The high price of dollar safety
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The high price of dollar safety

Via Coppola Comment The world is saving like crazy. Corporations are building up cash mountains that they can’t or won’t invest in expanding their businesses. Individuals are building up pensions and precautionary savings. Governments, especially in developing countries, are building up FX reserves. The “savings glut,” as former Fed chairman Ben Bernanke dubbed it, shows...

Currency Wars and the Fall of Empires
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Currency Wars and the Fall of Empires

Via Coppola Comment This post was first published on Pieria in July 2013. I have re-posted it here on Coppola Comment because it now seems terribly, terribly timely.  I have been reading James Rickards’ book Currency Wars. In this, Rickards reviews the use of fiat currency over the course of the last century, and concludes...

The Abominable Laffer Curve
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The Abominable Laffer Curve

Via Coppola Comment It’s been pretty quiet in Lafferland since the Brexit referendum. All the talk has been of trade and sovereignty, not deregulation and tax cuts. But there’s nothing quite like a Tory leadership election to bring supply-siders out of hibernation. So here is Sajid Javid singing an old sweet song to attract the...

Yield curve weirdness
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Yield curve weirdness

Via Coppola Comment Yield curves have gone mad. Negative yields are everywhere, from AAA-rated government bonds to corporate junk. Most developed countries have inverted yield curves, and a fair few developing countries do too: (chart from worldgovernmentbonds.com) Negative yields and widespread yield curve inversion, particularly though not exclusively on safe assets. To (mis)quote a famous...

The Broken Contract
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The Broken Contract

Via Coppola Comment So the Lord God said to the serpent, “Because you have done this, cursed are you above all livestock and all wild animals! You will crawl on your belly and you will eat dust all the days of your life. And I will put enmity between you and the woman, and between your...

Why targeting productivity is a bad idea
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Why targeting productivity is a bad idea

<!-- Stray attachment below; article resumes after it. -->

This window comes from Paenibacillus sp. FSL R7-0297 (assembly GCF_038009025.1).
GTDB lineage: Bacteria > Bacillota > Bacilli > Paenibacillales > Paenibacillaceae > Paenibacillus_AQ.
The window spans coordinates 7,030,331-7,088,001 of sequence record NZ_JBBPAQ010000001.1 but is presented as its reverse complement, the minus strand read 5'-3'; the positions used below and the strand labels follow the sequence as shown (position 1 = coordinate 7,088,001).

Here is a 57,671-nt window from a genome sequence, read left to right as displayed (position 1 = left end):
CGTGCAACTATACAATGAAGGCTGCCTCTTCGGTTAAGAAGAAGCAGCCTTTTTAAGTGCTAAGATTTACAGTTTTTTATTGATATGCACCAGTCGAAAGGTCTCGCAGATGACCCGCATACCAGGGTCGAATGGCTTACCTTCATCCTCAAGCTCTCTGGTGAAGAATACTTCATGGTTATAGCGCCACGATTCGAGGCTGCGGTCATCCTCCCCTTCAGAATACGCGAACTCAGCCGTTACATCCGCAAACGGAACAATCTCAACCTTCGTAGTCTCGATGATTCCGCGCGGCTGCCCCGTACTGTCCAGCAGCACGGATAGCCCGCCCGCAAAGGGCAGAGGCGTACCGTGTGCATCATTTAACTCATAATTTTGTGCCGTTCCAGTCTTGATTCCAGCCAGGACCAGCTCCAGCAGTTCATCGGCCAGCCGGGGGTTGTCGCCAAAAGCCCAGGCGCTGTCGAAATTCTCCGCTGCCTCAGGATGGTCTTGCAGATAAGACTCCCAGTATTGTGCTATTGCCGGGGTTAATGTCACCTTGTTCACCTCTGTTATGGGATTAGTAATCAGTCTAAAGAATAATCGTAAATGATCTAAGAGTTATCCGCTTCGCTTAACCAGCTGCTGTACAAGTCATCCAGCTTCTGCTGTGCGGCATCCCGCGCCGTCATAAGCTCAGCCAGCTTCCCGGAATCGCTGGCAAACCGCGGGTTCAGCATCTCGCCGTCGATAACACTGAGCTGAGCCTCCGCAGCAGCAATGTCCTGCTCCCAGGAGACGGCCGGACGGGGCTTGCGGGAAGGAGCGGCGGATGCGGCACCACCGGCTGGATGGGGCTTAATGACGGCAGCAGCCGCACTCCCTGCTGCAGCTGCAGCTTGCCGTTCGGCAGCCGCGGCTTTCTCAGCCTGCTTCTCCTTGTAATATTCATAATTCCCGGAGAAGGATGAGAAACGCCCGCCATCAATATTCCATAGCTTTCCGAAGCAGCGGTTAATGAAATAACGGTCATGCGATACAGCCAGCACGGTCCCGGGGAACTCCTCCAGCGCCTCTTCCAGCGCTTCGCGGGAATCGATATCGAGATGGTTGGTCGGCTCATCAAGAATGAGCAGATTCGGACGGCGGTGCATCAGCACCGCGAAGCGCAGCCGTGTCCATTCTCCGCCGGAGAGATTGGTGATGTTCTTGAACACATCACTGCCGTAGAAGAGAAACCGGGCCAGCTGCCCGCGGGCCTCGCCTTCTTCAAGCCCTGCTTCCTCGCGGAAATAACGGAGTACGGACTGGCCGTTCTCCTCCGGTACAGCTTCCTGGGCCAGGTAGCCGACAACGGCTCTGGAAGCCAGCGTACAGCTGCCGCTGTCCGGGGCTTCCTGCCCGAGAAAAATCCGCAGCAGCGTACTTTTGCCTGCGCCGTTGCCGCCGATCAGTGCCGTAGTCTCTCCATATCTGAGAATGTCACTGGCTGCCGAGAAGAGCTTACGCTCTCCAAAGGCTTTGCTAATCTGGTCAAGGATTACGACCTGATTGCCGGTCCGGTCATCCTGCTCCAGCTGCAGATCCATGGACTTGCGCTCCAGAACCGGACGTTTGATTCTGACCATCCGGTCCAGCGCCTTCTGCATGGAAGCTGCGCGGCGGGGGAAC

Via Coppola Comment Last week I attended a workshop entitled “Enhancing the Bank of England Toolkit,” hosted by the Progressive Economy Forum. Presented at the workshop, and underpinning most of the debate, was this report from GFC Economics and Clearpoint Advisers, which was written for the Labour Party and first issued last June. The report...

Despair deaths and regional inequality
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Despair deaths and regional inequality

Via Coppola Comment I can’t stop looking at this table. Mortality rates in England rose between 2011-16 for teenagers and most working-age adults under 50: That’s bad enough. But what should give all of us pause is the reason that Public Health England (PHE) gives for rising mortality among young and middle-aged adults: Among people...

The Case for People’s Quantitative Easing
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The Case for People’s Quantitative Easing

Via Coppola Comment Last night, the Resolution Foundation hosted a debate to launch my book, “The Case for People’s Quantitative Easing”. A great panel consisting of Jagjit Chadha, Director of NIESR; Fran Boait, Executive Director of Positive Money; and James Smith, Research Director of the Resolution Foundation, debated my ideas with immense verve, ably moderated...

The Eurozone’s Long Depression
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The Eurozone’s Long Depression

Via Coppola Comment Sectoral balances can tell us so much about what is going on in an economy. Especially when they are expressed as a time series, as in this remarkable chart from the ECB: Although it is a time series, this is not a rate-of-change chart. The y axis is in billions of Euros,...

Dissecting the Eurozone’s (lack of) inflation
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Dissecting the Eurozone’s (lack of) inflation

Via Coppola Comment Eurozone inflation is in the doldrums again. After perking up to 1.7% in April, it slumped back to 1.2% in May. According to Bloomberg, this was “lower than expected”. But I wonder who, apart from the ECB, really expected anything else. Core inflation has been well below target for the last five...

European banks and the global banking glut
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European banks and the global banking glut

Via Coppola Comment In a lecture presented at the 2011 IMF Annual Research Conference, Hyun Song Shin of Princeton University argued that the driver of the 2007-8 financial crisis was not a global saving glut so much as a global banking glut. He highlighted the role of the European banks in inflating the credit bubble...